So far this presidential election final has been very disappointing. Here we have history in the making, either the first president over 71, or the first black president. We also have a ton of serious issues on the table. So what is the media talking about? Which wife said what about who, what the candidates think about cats and poker, and of course, whether Obama is a flip flopper and what in the world McCain was thinking when he joked about our exported cigarettes killing Iranians.
"Flip flop" is a word that is tossed around so much these days it has gotten as meaningless as "racist" is when uttered by Jesse Jackson or Al Sharpton. It used to be a perfectly sound word used to describe a politician whose opinions bounced from pro, then con, and back to pro again, for political gain. Think Mitt Romney on abortion. A simple change of position from pro to con could be explained by other matters, the most obvious being a change of mind, or of circumstance. But going back and forth is a tough sell as an ideological path, and suspicions of political hanky panky are warranted.
However, these days the term "flip flop" is applied to any change of mind, or appearance of same even to the extent of including mere clarification of position. This approach will brand any person who has put a lot of thought into their opinions as a flip flopper, because the popular mediums (driven by our ever-shortening attention spans) demand sound-bite answers, even when it is a six paragraph question. It creates a natural catch-22. Try to squeeze the six paragraph answer into the 45 second space, or god forbid ask for a clarification, and get dismissed as dodging. Give a sound bite that isn't exactly the same as the previous one, and you are a flip flopper.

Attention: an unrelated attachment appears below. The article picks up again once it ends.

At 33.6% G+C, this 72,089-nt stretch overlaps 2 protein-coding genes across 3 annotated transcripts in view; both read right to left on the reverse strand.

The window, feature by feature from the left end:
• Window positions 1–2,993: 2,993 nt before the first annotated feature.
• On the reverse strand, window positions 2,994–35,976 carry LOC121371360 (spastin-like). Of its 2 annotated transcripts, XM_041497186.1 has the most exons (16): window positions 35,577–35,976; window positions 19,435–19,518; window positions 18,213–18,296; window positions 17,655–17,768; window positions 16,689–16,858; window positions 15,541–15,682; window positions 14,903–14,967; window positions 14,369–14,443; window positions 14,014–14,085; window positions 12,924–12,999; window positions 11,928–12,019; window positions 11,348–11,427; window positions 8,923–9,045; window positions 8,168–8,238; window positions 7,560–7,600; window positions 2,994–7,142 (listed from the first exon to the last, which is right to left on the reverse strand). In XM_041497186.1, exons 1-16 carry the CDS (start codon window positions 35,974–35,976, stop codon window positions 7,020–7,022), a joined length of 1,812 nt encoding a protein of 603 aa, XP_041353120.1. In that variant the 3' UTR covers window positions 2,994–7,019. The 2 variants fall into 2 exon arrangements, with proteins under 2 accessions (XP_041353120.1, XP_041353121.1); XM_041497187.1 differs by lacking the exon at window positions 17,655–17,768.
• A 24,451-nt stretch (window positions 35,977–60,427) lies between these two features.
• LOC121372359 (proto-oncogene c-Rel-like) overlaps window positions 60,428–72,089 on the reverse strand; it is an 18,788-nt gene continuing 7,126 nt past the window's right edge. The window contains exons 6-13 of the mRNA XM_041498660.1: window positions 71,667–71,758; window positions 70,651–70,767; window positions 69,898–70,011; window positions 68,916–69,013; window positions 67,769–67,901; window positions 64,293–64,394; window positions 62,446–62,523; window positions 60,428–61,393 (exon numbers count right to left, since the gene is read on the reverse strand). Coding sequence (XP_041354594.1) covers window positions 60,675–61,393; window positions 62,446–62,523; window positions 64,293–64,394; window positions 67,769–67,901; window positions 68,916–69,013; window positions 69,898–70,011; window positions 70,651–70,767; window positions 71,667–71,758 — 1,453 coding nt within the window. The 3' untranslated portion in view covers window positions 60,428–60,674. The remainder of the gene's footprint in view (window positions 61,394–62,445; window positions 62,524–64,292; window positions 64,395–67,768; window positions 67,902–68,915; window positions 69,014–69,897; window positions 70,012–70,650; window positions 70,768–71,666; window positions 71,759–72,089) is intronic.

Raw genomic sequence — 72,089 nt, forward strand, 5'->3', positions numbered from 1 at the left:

This is Obama's problem on Iraq, and most of the other larger issues the next president will face that are monumentally more important than gay marriage and flag pins. He's an intellectual, and he has complicated nuanced opinions to complicated issues. He is not going to give the same answer to any complicated question twice in a row. The question "Do you think we should pull of out Iraq immediately?" is not a yes or no question. The world is just not that simple. Obama's opinions, once you trim away the political wrapping that comes with the territory, simply reveal the intellectual he is. Labelling this as "flip flopping" runs the serious risk of excluding from the office anyone with some serious intellect, and will send politicians right back into not answering the questions at all.
Likewise, when we hear John McCain wisecrack about our cigarette exports to Iran being "one way to kill them", we need to be really careful how we react to that. Every election we hear the complaint that politicians are plastic, stiff and insincere, and "Why can't they just be like a normal person?" Yet, when they accede to our wishes, we hammer them for any remark that is slightly off the safe path. Be careful what you ask for.
John McCain is simply showing us who he is. He is not a politician who used to be a soldier. He is a soldier who tries to be a politician. He thinks like a soldier, and he looks at the world like a soldier. And in his mind, as it is in the mind of many, Iran is the enemy in a war where the first shot has not been fired yet. And what do soldiers do to the enemy? They kill the enemy, and they on occasion make jokes about it. Making it anything else is to deny who the man is and make much of nothing.
Now one might argue that a president needs more clarity of vision than Obama does, and needs to appear to be more consistent. And one might argue that John McCain's diplomatic skill is suspect to make such a joke. Those are the arguments we should have, along with [gasp] what the presidential candidates plan to do about the big issues of the day. What we do not need is gotcha games that call every nuance of opinion a flip flop, and brand everyone with a sense of humor as insensitive.